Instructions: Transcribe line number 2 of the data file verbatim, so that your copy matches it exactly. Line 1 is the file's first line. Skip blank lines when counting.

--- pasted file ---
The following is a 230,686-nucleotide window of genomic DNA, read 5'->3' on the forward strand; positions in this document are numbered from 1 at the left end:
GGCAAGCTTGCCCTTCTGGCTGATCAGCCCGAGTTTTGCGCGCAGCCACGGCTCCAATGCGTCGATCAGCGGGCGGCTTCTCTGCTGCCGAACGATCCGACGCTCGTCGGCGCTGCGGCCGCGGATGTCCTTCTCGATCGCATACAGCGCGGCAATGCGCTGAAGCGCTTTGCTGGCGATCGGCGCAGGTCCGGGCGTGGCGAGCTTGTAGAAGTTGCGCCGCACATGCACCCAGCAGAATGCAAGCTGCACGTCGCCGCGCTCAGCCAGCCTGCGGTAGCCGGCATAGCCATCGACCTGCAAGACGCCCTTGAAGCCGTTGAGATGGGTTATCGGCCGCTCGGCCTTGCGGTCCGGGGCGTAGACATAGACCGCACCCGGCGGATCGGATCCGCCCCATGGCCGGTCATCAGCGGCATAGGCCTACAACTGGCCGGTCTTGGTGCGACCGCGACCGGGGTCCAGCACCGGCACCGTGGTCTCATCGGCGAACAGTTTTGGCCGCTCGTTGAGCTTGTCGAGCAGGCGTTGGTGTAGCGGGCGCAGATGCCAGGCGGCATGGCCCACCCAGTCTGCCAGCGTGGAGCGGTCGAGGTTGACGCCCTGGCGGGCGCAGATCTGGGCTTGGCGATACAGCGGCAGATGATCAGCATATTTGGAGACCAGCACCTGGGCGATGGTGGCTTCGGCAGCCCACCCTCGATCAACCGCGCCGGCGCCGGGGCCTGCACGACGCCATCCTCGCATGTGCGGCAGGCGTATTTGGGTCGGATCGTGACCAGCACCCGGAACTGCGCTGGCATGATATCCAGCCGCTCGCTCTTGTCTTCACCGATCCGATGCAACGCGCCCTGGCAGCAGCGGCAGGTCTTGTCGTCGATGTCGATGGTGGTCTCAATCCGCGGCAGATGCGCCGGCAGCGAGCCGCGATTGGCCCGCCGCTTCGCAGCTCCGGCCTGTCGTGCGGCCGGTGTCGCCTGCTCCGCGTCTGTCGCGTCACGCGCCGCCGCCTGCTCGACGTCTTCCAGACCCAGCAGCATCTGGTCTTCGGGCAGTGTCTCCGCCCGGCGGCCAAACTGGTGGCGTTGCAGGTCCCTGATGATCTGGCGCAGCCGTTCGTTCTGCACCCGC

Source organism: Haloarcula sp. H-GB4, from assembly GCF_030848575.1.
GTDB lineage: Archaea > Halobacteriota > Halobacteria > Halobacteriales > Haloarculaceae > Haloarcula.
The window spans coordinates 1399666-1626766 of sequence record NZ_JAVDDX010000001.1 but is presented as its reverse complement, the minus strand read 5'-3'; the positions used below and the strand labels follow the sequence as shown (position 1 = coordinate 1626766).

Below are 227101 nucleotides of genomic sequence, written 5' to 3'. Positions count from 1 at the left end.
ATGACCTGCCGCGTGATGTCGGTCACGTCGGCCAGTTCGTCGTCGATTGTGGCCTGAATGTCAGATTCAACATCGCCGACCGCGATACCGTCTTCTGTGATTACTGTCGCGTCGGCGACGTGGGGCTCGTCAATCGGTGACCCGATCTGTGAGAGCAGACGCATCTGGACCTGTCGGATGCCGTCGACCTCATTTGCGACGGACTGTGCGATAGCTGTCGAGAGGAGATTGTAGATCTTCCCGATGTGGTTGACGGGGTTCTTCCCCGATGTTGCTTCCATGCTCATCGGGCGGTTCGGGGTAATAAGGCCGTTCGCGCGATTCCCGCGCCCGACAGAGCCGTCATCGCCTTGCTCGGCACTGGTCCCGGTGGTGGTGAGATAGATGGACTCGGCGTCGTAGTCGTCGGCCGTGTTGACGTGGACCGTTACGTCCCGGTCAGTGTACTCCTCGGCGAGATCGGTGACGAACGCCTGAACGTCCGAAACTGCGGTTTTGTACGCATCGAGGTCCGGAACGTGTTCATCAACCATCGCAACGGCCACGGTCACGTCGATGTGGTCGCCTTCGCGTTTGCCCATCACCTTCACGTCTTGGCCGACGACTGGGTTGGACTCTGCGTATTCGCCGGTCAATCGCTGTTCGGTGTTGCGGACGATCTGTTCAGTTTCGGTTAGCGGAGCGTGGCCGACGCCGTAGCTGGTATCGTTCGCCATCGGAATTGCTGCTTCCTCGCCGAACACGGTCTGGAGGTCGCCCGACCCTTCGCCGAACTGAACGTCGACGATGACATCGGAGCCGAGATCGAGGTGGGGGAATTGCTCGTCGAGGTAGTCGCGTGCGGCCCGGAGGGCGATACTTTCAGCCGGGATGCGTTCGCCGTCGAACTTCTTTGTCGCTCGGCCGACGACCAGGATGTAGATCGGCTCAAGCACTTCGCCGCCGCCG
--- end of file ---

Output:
GGCAAGCTTGCCCTTCTGGCTGATCAGCCCGAGTTTTGCGCGCAGCCACGGCTCCAATGCGTCGATCAGCGGGCGGCTTCTCTGCTGCCGAACGATCCGACGCTCGTCGGCGCTGCGGCCGCGGATGTCCTTCTCGATCGCATACAGCGCGGCAATGCGCTGAAGCGCTTTGCTGGCGATCGGCGCAGGTCCGGGCGTGGCGAGCTTGTAGAAGTTGCGCCGCACATGCACCCAGCAGAATGCAAGCTGCACGTCGCCGCGCTCAGCCAGCCTGCGGTAGCCGGCATAGCCATCGACCTGCAAGACGCCCTTGAAGCCGTTGAGATGGGTTATCGGCCGCTCGGCCTTGCGGTCCGGGGCGTAGACATAGACCGCACCCGGCGGATCGGATCCGCCCCATGGCCGGTCATCAGCGGCATAGGCCTACAACTGGCCGGTCTTGGTGCGACCGCGACCGGGGTCCAGCACCGGCACCGTGGTCTCATCGGCGAACAGTTTTGGCCGCTCGTTGAGCTTGTCGAGCAGGCGTTGGTGTAGCGGGCGCAGATGCCAGGCGGCATGGCCCACCCAGTCTGCCAGCGTGGAGCGGTCGAGGTTGACGCCCTGGCGGGCGCAGATCTGGGCTTGGCGATACAGCGGCAGATGATCAGCATATTTGGAGACCAGCACCTGGGCGATGGTGGCTTCGGCAGCCCACCCTCGATCAACCGCGCCGGCGCCGGGGCCTGCACGACGCCATCCTCGCATGTGCGGCAGGCGTATTTGGGTCGGATCGTGACCAGCACCCGGAACTGCGCTGGCATGATATCCAGCCGCTCGCTCTTGTCTTCACCGATCCGATGCAACGCGCCCTGGCAGCAGCGGCAGGTCTTGTCGTCGATGTCGATGGTGGTCTCAATCCGCGGCAGATGCGCCGGCAGCGAGCCGCGATTGGCCCGCCGCTTCGCAGCTCCGGCCTGTCGTGCGGCCGGTGTCGCCTGCTCCGCGTCTGTCGCGTCACGCGCCGCCGCCTGCTCGACGTCTTCCAGACCCAGCAGCATCTGGTCTTCGGGCAGTGTCTCCGCCCGGCGGCCAAACTGGTGGCGTTGCAGGTCCCTGATGATCTGGCGCAGCCGTTCGTTCTGCACCCGC